"A little healthy fear is a good thing." Anonymous.
For many, summertime means more time spent outdoors, recreating and on occasion taking risks which we might not normally consider. A lesson I learned early, though it admittedly took longer than it should have to sink in is, “Large risk, small reward…don’t take the risk.”
Two recent tragedies hit close to home, impacting many friends and families we know well, and in both cases potentially avoidable, reminded me of the importance of reminding others of two very simple words which can mean a great deal in your lives as well as the lives of others...take care.
Georgia’s Lake Lanier has already had 12 fatalities this summer, either due to drowning or watercraft accidents.
Three lives, all in circles which intersect mine were sadly and terribly impacted in the past two weeks by potentially avoidable accidents. During 2017, more than 169,000 Americans died as the result of unintentional injuries. As a cause of death, accidents are only surpassed by heart disease and cancer.
Brad Alexander, 37, was recently riding one of the many electric scooters in Midtown Atlanta when he was struck and killed by a CobbLinc Transit bus late Wednesday night, July 17. The bus was turning right onto 15th Street, where Alexander was also riding on the street, with sidewalks closed by road construction. With no helmet or safety gear, the young man was crushed...and died at the scene. The bus driver is on administrative leave, as of this writing, the Atlanta Police Department has not cited the driver nor Mr. Alexander with fault in the accident. This is the second scooter fatality in Atlanta in as many months.
Family vacations and holiday celebrations are also taking place in our oceans and lakes all over Georgia, as well as neighboring Alabama, Florida and across the south all summer long. A prominent community leader in DeKalb County, former Vice-Chair of the DeKalb County School Board, Jim McMahan, 53, was enjoying time with his family on Lake Wedowee in Alabama, when he and his 17-year old daughter collided on two jet skis at 9 a.m. on Sunday, July 14. McMahan was killed almost instantly, while his daughter survived, after critical surgery and the loss of her right leg.
Training and safety gear should be a required when using engine operated devices on water. Georgia now requires a year with a learner's permit, prior to testing and the receipt of a Georgia Driver's License. Young drivers, on land or water, are by their nature generally less experienced, as well as more prone to a sense of invulnerability and risk taking.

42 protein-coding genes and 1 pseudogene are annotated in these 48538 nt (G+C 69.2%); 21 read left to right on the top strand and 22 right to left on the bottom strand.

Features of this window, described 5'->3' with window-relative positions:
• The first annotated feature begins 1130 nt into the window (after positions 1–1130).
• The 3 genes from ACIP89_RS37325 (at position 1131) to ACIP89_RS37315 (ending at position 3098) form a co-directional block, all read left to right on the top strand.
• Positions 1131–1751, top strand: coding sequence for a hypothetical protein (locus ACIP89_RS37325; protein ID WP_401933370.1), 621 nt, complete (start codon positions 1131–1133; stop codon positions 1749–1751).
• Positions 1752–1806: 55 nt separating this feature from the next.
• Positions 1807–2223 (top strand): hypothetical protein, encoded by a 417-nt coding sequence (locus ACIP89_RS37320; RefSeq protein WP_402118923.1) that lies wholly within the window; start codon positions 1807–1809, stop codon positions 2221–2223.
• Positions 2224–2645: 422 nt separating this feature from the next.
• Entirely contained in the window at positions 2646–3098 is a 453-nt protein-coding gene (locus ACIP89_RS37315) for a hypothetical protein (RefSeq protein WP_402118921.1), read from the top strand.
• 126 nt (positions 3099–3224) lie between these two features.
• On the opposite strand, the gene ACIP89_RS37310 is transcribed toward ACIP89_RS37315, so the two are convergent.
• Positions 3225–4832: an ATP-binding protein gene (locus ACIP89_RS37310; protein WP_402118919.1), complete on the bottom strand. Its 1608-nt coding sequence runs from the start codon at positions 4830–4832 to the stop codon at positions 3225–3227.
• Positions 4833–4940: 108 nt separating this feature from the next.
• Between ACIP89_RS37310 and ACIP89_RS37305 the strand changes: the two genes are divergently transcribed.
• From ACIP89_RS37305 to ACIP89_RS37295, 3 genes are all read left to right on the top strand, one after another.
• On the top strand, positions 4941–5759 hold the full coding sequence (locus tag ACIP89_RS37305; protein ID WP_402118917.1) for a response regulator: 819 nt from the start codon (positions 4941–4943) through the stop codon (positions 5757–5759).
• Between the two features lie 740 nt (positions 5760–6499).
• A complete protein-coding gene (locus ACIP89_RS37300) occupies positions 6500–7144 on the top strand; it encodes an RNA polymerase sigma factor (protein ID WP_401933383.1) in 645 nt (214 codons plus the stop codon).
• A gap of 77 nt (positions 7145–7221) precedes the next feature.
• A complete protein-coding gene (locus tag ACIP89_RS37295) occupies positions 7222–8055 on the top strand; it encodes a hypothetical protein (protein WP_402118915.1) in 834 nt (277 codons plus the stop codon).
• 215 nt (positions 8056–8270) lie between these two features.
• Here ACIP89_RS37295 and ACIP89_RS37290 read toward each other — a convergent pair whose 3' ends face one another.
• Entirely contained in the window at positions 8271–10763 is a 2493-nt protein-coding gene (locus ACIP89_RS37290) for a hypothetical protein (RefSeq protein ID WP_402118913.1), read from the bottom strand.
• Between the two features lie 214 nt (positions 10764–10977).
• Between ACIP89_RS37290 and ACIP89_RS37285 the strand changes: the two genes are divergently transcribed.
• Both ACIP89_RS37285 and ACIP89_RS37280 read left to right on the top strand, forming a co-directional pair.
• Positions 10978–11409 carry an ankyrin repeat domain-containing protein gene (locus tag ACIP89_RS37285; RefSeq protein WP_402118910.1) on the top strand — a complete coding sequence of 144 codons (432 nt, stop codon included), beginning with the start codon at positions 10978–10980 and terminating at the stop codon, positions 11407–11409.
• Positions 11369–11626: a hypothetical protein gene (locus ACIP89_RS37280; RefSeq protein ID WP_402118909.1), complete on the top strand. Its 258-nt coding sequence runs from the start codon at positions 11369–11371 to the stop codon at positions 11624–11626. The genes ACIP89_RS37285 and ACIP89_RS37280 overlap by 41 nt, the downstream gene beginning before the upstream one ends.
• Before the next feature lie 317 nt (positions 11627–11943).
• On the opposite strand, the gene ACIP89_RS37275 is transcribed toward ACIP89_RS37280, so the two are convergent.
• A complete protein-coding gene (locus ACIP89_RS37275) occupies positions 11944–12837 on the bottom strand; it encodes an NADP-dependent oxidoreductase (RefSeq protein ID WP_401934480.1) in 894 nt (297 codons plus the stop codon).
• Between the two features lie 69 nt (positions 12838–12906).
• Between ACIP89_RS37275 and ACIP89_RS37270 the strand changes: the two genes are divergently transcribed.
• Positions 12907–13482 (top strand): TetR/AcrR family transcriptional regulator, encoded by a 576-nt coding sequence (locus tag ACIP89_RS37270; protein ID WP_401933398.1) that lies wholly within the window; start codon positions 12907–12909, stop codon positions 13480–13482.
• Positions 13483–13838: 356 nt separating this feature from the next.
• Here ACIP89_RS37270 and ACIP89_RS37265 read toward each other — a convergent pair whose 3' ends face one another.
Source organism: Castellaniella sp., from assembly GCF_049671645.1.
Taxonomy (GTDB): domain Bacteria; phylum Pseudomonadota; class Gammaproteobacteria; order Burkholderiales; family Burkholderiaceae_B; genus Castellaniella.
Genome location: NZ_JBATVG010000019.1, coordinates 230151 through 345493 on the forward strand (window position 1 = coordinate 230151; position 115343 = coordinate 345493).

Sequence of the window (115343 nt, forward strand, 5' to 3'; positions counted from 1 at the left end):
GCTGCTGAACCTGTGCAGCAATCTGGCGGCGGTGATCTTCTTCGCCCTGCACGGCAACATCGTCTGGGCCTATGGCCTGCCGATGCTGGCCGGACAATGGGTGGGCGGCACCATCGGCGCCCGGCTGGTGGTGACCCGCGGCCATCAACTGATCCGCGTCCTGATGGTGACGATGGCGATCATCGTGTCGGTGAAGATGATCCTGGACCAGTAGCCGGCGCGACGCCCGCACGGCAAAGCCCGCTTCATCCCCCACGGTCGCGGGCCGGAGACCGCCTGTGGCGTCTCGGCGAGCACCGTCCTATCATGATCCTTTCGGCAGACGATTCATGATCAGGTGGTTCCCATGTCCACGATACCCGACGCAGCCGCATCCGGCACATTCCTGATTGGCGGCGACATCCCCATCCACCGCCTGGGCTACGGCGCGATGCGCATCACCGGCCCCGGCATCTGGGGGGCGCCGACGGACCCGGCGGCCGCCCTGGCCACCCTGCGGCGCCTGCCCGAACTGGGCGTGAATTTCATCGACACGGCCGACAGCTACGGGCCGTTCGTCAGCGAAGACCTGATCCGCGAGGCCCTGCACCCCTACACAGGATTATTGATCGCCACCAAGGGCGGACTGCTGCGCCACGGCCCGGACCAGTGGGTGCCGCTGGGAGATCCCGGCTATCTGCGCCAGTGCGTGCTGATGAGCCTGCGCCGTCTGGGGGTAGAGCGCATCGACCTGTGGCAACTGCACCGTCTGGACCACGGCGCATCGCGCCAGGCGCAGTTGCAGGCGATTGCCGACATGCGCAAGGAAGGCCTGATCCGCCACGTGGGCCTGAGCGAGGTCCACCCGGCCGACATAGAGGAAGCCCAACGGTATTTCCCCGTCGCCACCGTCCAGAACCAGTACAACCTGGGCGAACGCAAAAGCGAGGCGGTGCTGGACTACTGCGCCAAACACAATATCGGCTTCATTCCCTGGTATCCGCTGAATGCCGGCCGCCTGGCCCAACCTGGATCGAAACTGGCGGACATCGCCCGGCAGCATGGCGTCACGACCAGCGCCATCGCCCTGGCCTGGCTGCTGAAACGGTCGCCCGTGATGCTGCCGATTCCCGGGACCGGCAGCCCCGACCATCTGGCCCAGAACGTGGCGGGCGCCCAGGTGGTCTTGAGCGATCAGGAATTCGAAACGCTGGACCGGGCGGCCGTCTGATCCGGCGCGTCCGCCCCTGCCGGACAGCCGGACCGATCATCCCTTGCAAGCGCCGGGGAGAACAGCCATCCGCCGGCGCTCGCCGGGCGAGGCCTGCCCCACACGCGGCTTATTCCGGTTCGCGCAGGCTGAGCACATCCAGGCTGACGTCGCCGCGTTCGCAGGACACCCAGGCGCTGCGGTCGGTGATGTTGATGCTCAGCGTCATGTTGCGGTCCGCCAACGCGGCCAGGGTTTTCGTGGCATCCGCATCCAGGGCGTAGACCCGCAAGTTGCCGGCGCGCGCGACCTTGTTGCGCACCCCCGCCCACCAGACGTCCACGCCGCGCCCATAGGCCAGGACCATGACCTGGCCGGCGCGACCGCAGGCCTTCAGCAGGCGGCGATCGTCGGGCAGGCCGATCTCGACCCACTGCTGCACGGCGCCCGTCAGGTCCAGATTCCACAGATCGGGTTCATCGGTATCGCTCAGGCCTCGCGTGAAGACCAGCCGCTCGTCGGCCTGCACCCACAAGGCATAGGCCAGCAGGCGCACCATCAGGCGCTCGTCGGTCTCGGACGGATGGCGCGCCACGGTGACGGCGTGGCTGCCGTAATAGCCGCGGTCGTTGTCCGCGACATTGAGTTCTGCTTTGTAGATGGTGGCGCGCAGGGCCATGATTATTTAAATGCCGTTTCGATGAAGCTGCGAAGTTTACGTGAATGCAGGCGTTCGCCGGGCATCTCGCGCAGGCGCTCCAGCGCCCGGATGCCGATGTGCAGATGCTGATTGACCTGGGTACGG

On our recreational lakes and reservoirs, the combination of fun, sun, and occasional consumption of alcohol, blended with murky waters which sometimes require quick turns to avoid objects, make for a toxic mix when outboard motors and even smaller engines are at play. I know of other friends and families with members maimed by the simple act of backing a boat out of dock without first checking to see where nearby children were at play.
As with the two car minimum length distance suggested between vehicles on interstates at higher rates of speed, 50-100 feet is a generally safe bet when maintaining distance between non-docked water craft. Shifting currents, wakes and operator error are simply too prevalent given the often infrequent experience of recreational craft operators.
I've noted many of these scooter riders moving at top operating speed (roughly 20 mph), sailing through red lights, ignoring stop signs and seemingly choosing on impulse the road or the nearest sidewalk. Though the electronic contract with scooter operators suggest or mandate wearing helmets, the bulk of the younger riders almost never comply. And though current Georgia law does prohibit bicycles and other moving objects operated by anyone over the age of 12 on sidewalks, I would much prefer a municipal traffic ticket over any type of impact with a car, truck or larger motor vehicle on a road shoulder with a scooter or bike. Those odds will simply never be in my favor.
I've been to too many funerals in recent years, of those taken all too young, or helped grieving friends recover from such losses. Yes, you may seem a bit less courageous wearing a helmet when scooting down that sidewalk, or not running/walking alone on an unlit path at night...but you will also much more likely reach your ultimate destination with that solid accomplishment of arriving safely and alive. Please, take care out there.